Did you know that convenience stores—your humble 7-Elevens, your unassuming Wawas—are straight-up killing the grocery game? CNBC reports the convenience store industry has posted 16 straight years of record sales, according to data from the National Association Of Convenience Stores. Convenience stores are the 1990s Bulls of the food industry; Cumberland Farms and KwikTrip are dunking left and right.
But what’s fueling this growth isn’t just sodas and potato chips and chewing gum. Produce now accounts for $242 million in convenience store sales, which CNBC says puts it on par with popcorn or pretzels. Consumers’ desire to buy fresher food from convenience stores could be partly a health-conscious move, like picking up a banana on a road trip instead of a bag of Fritos. Or it could speak to the trend toward lower rates of cooking at home; CNBC notes that millennials especially “prefer to grab a premade salad after work than go home, make a meal, eat alone, and clean up dishes.” (Please note the low-key jab at lonely millennials.) This desire for fast, fresh food has disproportionately benefited convenience stores over traditional groceries, the latter of which is “in trouble,” according to a dour 2018 report from McKinsey consulting firm.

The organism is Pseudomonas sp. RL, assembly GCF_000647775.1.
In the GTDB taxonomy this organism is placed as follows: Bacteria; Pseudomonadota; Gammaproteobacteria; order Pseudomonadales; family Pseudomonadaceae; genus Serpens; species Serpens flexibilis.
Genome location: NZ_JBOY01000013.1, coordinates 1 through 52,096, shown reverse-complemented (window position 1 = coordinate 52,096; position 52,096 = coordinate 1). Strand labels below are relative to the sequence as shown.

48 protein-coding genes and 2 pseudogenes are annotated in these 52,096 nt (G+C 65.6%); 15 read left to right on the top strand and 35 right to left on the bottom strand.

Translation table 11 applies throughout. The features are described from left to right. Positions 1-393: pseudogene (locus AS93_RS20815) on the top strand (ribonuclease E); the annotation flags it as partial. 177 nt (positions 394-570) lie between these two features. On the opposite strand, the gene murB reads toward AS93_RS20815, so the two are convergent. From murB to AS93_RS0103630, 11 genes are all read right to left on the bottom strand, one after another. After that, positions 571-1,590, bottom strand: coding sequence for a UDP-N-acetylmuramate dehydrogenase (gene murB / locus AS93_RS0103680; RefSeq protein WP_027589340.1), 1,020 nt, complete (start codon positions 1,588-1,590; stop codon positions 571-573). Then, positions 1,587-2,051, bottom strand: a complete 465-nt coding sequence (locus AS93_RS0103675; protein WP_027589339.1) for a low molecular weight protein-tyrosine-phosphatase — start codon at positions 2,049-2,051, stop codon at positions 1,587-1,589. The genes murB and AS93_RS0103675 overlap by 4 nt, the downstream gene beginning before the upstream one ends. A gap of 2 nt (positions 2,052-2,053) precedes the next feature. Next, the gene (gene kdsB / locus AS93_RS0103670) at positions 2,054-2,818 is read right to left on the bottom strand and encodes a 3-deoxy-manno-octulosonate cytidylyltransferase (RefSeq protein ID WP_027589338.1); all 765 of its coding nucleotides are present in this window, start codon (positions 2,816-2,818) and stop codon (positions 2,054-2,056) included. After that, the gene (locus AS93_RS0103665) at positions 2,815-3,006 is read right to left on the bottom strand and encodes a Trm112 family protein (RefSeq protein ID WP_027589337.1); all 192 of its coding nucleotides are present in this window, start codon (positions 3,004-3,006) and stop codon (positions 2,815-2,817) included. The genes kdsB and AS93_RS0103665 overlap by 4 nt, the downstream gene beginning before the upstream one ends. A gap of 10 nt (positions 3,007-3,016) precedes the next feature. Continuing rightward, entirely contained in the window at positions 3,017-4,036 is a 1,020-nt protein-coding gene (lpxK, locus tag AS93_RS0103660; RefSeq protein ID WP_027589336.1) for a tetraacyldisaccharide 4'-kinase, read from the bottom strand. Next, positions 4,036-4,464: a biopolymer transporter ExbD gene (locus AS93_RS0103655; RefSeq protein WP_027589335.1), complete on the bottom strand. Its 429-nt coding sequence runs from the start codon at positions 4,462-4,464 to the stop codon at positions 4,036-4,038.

A combination of wanting fresh food but not cooking much has obviously been a boon to premade meals at convenience stores. Todd Hale, a retail market analyst, noted in a presentation at the National Association of Convenience Stores’s State of the Industry Summit that companies including Target, Hy-Vee, Raley’s, and even Dollar General are in various stages of planning convenience store-type expansions. New, smaller Hy-Vee stores called Fast & Fresh will offer made-to-order like wood-oven pizza, sushi, deli, and even meal kits.
This isn’t an entirely novel concept. We’ve written about Japanese convenience store Lawson’s, which serves Anthony Bourdain-approved fried chicken. And the American South has a rich tradition of fresh-baked breakfasts and made-to-order gas station delicacies worthy of their own road trips. For the rest of us, though, expect convenience stores to continue offering more grocery-store staples than vending-machine snacks.